Acute Stress Disorder, Depression, and Tobacco Use in Disaster Workers Following 9/11
Early posttraumatic psychiatric disorders have not been well studied in disaster workers. This study examined the rates of probable acute stress disorder (ASD), probable depression, increased tobacco use, and their associated risk factors in 9/11 World Trade Center disaster workers. Surveys were obtained from 90 disaster workers (e.g., medical personnel, police, firefighters, search and rescue) 2-3 weeks after 9/11. Nearly 15% of disaster workers had probable ASD and 26% had probable depression. Probable ASD and depression were highly related to functional impairment. The risk for ASD was increased for those with 9/11-specific disaster exposures, more pre-9/11 trauma exposures, and the peritraumatic dissociative symptom of altered sense of time. Disaster workers who were younger, non-White, or who had increasing numbers of peritraumatic dissociative symptoms were more likely to have probable depression. More than half of tobacco users increased their tobacco use after 9/11. Additionally, all tobacco users with probable ASD and almost all tobacco users with probable depression increased tobacco use. Rapid mobilization of resources for early screening and intervention and health promotion campaigns aimed at improving adverse health-related behaviors may be helpful for this high-risk group.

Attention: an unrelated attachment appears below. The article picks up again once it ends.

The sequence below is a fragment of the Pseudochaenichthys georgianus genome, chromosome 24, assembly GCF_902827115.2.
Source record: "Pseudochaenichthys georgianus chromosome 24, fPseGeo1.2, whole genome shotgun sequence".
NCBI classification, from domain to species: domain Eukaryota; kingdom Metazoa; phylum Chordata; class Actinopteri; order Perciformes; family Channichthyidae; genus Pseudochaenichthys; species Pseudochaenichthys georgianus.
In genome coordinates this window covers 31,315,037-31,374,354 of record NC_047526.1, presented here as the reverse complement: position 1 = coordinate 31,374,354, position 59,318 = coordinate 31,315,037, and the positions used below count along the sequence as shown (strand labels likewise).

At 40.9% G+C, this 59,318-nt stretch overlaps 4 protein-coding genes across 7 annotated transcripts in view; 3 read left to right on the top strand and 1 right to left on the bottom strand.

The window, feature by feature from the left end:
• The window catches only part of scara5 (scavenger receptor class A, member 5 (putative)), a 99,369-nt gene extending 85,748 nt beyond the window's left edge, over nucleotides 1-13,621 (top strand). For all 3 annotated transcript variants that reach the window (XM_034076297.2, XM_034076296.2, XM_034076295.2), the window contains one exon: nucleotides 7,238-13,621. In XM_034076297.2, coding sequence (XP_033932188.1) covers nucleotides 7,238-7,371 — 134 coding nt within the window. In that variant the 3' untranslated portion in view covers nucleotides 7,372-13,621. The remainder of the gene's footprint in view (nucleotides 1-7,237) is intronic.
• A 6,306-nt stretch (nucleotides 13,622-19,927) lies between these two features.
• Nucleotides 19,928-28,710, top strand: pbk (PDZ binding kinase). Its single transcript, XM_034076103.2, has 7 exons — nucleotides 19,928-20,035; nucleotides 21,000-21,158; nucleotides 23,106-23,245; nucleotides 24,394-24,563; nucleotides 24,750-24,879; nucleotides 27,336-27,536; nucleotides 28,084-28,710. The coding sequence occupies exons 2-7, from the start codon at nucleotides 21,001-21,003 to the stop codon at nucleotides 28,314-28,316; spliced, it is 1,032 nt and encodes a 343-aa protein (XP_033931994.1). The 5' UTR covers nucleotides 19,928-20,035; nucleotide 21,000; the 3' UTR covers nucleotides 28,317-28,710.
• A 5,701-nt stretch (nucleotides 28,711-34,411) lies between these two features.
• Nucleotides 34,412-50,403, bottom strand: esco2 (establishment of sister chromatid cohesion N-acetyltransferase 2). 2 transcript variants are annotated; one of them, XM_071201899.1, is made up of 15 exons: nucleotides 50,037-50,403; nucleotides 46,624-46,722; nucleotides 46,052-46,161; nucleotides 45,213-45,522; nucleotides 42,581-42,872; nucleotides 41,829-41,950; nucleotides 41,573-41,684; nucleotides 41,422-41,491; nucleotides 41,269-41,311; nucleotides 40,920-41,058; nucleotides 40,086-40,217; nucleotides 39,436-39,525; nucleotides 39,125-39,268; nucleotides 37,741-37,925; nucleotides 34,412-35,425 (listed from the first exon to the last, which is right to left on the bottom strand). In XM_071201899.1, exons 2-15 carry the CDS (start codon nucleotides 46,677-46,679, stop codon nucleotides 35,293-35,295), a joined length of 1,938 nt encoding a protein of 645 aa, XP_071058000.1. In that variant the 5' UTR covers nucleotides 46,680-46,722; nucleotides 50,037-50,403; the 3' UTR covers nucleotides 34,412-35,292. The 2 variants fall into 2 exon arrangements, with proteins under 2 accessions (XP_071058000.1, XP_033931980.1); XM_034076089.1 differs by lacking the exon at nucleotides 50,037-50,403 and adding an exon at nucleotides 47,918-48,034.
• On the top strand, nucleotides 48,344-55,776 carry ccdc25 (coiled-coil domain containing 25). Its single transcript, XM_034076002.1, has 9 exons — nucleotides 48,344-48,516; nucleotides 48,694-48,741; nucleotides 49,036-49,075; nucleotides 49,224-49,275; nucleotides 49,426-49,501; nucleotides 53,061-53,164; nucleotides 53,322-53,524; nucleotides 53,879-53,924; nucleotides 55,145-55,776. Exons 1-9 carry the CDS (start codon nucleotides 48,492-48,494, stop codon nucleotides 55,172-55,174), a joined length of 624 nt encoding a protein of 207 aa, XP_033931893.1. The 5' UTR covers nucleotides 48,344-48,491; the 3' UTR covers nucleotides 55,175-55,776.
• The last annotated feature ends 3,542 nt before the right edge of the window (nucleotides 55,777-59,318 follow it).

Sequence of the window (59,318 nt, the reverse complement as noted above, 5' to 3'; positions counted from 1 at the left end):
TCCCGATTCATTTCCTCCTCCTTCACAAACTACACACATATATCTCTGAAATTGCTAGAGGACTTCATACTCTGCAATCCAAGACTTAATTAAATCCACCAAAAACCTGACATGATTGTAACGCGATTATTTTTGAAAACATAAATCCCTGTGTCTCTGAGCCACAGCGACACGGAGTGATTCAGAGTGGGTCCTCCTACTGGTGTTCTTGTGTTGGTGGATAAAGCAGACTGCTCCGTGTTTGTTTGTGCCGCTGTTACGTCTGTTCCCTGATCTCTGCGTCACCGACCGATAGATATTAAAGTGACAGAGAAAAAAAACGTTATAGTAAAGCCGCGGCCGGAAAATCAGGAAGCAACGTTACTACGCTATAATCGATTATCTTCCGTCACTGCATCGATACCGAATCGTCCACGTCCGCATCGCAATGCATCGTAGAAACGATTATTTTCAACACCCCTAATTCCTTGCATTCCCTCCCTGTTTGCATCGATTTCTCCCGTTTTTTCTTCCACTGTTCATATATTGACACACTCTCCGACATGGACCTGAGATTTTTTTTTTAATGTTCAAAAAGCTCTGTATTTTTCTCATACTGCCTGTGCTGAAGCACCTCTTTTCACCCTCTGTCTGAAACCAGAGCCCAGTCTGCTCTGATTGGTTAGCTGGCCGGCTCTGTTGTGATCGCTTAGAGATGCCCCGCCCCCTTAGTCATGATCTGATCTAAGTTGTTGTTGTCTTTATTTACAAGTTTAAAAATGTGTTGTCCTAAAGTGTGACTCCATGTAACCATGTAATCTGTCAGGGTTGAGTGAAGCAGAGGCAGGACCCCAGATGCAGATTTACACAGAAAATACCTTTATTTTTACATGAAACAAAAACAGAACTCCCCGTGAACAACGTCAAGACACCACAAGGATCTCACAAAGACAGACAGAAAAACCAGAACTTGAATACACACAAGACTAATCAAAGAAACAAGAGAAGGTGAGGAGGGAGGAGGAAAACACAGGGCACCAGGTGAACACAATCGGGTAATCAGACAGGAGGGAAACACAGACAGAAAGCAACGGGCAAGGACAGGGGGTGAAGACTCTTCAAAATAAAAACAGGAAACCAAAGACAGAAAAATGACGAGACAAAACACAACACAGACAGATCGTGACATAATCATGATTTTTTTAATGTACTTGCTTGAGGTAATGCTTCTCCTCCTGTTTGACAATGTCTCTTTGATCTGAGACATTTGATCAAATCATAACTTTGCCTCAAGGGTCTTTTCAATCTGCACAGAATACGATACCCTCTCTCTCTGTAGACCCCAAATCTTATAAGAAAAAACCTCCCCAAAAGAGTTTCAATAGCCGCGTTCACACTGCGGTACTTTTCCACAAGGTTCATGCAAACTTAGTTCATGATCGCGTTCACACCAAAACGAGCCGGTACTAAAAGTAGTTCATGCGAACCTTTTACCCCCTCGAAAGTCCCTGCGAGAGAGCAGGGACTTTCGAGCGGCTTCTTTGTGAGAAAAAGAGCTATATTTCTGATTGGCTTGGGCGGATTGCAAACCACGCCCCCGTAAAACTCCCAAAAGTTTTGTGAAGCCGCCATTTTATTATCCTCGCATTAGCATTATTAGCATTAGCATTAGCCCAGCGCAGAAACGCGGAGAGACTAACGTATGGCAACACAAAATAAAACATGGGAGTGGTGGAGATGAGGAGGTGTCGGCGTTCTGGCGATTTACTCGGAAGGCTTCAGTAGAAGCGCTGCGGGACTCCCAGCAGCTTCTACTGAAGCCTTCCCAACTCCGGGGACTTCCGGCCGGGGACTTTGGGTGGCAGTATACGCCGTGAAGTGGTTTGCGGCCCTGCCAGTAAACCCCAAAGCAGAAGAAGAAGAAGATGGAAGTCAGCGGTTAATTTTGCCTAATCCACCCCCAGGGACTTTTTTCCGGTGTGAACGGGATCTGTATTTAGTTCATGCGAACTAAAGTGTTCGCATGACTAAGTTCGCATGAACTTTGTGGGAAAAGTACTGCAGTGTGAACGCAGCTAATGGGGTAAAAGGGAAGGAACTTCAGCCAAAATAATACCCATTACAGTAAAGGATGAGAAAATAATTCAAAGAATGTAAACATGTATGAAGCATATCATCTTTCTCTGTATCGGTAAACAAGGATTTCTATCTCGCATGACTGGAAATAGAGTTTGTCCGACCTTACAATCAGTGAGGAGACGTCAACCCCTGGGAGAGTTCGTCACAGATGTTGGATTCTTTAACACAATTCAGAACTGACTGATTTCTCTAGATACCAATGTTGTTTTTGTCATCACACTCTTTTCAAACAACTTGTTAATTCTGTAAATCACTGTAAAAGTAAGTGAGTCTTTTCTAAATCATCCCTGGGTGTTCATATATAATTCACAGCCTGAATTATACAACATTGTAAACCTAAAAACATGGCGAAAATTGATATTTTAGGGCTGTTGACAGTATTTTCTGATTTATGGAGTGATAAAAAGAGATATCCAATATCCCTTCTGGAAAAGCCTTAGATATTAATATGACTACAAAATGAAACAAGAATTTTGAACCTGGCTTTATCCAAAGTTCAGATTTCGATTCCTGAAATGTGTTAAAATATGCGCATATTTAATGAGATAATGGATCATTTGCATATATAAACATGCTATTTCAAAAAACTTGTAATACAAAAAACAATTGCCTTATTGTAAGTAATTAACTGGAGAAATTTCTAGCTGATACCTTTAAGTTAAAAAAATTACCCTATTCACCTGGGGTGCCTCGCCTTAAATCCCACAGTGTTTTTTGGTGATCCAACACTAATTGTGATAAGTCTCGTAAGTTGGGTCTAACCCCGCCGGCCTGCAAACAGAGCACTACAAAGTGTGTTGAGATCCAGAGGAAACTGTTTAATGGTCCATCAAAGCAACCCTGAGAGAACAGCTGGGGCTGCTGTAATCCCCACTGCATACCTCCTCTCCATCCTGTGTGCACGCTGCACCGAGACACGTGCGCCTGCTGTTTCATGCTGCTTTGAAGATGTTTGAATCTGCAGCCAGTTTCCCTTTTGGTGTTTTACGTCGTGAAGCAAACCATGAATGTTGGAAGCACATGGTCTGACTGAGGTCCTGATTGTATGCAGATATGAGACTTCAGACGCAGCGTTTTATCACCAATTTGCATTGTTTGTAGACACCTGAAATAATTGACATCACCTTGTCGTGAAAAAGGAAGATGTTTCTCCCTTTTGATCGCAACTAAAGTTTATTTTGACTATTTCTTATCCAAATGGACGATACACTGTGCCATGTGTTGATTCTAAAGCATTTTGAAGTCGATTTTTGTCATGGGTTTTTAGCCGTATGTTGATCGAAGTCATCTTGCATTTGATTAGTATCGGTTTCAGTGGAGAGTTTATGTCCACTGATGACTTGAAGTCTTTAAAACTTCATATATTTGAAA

Biggs, Q. M., Fullerton, C. S., Reeves, J. J., Grieger, T. A., Reissman, D., & Ursano, R. J. (2010). Acute stress disorder, depression, and tobacco use in disaster workers following 9/11. The American Journal of Orthopsychiatry, 80(4), 586-592. doi:http://dx.doi.org/10.1111/j.1939-0025.2010.01063.x